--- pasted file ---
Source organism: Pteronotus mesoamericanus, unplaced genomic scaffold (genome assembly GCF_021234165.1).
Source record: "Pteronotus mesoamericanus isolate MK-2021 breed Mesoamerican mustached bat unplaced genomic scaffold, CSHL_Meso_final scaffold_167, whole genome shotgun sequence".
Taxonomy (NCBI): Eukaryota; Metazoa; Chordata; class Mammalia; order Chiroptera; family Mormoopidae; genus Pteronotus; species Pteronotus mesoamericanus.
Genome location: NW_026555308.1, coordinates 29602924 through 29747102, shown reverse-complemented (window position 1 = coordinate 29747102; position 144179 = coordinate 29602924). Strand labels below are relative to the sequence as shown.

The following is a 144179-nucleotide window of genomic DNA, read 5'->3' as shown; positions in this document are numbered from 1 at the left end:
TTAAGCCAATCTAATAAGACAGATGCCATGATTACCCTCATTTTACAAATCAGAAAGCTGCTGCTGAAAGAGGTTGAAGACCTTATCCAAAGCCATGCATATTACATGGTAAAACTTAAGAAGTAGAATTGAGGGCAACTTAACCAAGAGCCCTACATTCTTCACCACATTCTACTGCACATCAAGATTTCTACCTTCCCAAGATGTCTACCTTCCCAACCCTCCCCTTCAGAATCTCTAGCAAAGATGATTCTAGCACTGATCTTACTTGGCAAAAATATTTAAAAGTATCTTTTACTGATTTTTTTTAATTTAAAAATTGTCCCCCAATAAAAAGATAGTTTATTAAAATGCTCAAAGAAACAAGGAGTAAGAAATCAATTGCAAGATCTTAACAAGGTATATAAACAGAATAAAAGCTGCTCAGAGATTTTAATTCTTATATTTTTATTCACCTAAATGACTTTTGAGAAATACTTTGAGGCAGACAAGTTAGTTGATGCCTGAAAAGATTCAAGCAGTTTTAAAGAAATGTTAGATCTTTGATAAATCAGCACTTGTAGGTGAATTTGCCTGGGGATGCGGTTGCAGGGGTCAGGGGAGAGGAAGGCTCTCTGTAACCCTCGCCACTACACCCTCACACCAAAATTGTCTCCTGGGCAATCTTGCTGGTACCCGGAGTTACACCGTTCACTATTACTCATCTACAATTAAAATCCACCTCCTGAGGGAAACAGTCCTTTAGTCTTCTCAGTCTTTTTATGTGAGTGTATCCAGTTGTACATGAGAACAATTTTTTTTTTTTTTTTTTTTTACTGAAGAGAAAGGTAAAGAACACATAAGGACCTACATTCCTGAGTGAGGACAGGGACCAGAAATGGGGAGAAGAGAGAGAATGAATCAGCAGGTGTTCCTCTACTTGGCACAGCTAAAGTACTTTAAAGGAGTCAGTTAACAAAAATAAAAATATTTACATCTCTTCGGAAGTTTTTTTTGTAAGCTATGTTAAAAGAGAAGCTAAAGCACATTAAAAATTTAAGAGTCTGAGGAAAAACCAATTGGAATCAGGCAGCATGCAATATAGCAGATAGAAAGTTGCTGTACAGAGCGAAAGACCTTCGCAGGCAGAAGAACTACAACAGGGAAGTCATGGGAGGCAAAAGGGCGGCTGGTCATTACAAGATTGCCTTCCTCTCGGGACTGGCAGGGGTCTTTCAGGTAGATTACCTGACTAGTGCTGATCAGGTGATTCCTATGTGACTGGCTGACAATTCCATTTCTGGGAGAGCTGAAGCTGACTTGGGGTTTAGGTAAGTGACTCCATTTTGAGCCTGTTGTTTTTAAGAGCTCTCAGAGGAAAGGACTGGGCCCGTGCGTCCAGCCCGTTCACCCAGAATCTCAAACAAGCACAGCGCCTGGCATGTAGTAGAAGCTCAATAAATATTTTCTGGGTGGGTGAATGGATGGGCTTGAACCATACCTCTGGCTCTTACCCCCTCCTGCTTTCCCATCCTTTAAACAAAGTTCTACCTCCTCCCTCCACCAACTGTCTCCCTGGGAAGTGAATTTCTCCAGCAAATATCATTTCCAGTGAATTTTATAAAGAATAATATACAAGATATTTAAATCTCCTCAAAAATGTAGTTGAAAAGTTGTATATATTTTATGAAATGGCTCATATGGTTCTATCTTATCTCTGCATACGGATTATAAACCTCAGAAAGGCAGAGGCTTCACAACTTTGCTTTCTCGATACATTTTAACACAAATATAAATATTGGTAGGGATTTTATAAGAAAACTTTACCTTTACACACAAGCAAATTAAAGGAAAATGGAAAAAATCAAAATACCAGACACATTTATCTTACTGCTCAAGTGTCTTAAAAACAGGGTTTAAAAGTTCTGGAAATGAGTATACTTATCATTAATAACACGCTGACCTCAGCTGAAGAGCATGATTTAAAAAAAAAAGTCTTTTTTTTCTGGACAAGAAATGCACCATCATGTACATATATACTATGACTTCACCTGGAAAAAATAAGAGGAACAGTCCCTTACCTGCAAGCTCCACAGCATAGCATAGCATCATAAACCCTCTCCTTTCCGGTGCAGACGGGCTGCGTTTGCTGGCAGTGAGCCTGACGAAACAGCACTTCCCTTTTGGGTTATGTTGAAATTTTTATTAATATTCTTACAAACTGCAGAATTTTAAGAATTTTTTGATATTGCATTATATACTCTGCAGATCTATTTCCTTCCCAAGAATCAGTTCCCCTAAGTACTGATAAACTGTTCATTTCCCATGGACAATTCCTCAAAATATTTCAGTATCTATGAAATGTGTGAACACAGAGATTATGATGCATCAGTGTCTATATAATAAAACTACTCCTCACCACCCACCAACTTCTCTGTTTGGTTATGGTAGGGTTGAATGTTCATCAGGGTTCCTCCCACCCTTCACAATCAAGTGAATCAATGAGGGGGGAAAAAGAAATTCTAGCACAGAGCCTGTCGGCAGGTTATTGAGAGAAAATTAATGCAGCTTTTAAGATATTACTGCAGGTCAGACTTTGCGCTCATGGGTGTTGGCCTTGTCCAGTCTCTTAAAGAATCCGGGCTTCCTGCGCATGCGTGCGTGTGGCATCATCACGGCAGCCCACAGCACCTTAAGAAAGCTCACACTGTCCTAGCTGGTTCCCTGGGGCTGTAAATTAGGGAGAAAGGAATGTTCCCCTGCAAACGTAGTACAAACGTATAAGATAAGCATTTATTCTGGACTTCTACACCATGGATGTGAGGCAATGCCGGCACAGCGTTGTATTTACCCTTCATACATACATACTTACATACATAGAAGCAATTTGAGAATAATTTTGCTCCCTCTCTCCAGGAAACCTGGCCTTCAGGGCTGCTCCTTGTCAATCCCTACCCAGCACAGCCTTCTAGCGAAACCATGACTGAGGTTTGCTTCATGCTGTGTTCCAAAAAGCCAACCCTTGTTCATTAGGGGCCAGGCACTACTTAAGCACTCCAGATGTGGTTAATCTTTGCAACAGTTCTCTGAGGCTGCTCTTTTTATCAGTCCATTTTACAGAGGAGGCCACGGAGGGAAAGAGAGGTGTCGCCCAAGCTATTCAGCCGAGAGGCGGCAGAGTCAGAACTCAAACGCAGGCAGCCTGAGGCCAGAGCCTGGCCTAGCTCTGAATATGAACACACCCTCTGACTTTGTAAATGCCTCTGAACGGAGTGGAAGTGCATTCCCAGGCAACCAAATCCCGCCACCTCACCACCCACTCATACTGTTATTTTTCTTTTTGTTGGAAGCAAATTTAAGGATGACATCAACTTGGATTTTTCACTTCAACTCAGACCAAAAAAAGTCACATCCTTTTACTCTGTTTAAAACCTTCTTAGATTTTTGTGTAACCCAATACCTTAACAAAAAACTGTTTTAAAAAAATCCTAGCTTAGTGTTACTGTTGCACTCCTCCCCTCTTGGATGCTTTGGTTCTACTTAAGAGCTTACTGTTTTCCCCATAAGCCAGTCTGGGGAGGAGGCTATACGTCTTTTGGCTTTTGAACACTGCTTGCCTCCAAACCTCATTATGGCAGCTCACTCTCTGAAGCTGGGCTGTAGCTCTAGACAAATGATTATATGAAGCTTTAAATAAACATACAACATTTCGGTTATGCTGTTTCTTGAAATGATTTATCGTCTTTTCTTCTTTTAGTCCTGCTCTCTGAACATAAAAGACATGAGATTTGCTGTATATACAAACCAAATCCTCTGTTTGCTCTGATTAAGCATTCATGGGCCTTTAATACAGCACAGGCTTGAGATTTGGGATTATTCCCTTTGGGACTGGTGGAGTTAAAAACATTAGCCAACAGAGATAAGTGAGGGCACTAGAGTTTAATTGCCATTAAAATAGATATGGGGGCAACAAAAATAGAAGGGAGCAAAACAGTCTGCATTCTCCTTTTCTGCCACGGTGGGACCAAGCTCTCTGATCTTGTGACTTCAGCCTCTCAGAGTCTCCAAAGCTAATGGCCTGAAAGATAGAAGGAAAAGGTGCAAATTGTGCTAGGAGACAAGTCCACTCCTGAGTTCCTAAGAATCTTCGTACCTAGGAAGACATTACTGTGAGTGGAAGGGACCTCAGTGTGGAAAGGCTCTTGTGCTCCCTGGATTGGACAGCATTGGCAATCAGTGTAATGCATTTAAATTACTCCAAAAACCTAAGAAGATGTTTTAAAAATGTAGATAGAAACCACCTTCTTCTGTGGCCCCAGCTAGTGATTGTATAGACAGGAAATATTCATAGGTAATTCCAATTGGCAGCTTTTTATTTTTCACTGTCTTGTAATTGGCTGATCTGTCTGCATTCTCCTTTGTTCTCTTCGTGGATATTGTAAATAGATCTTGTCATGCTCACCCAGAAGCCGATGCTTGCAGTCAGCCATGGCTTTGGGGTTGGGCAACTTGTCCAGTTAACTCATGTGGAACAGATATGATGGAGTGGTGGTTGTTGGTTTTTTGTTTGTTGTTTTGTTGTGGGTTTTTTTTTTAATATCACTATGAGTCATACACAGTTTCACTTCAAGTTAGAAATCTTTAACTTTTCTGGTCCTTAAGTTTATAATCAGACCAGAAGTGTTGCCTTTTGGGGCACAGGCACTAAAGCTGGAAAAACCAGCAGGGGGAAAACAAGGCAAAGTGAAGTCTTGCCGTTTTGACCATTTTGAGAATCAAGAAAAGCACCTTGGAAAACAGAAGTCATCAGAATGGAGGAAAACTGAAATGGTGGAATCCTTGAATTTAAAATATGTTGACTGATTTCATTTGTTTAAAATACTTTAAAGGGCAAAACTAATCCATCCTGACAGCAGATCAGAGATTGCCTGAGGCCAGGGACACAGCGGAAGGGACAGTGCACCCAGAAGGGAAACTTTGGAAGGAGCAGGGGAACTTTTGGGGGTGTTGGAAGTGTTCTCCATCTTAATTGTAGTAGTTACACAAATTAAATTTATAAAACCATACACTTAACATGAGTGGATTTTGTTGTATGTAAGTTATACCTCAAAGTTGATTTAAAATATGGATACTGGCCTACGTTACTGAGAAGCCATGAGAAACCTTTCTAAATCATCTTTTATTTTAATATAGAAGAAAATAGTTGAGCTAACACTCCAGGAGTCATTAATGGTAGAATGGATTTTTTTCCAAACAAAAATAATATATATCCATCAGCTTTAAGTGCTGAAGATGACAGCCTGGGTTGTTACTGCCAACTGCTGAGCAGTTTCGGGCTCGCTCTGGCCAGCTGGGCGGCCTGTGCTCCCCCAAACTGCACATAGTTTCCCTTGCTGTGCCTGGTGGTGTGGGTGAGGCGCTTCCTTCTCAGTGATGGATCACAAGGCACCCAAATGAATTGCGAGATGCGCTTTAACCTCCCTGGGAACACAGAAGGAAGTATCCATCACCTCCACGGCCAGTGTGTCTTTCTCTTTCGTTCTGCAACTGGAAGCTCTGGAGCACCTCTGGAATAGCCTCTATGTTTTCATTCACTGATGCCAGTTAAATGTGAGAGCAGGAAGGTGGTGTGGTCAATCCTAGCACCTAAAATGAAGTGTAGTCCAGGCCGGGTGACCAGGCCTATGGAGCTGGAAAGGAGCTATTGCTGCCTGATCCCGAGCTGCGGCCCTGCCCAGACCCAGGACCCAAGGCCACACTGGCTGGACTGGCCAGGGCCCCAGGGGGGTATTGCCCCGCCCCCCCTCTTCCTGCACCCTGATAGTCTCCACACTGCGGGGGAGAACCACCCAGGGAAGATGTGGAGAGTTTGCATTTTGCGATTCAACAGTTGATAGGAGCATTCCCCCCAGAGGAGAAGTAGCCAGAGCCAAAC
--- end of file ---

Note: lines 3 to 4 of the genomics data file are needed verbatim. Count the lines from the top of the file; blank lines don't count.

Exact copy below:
Taxonomy (NCBI): Eukaryota; Metazoa; Chordata; class Mammalia; order Chiroptera; family Mormoopidae; genus Pteronotus; species Pteronotus mesoamericanus.
Genome location: NW_026555308.1, coordinates 29602924 through 29747102, shown reverse-complemented (window position 1 = coordinate 29747102; position 144179 = coordinate 29602924). Strand labels below are relative to the sequence as shown.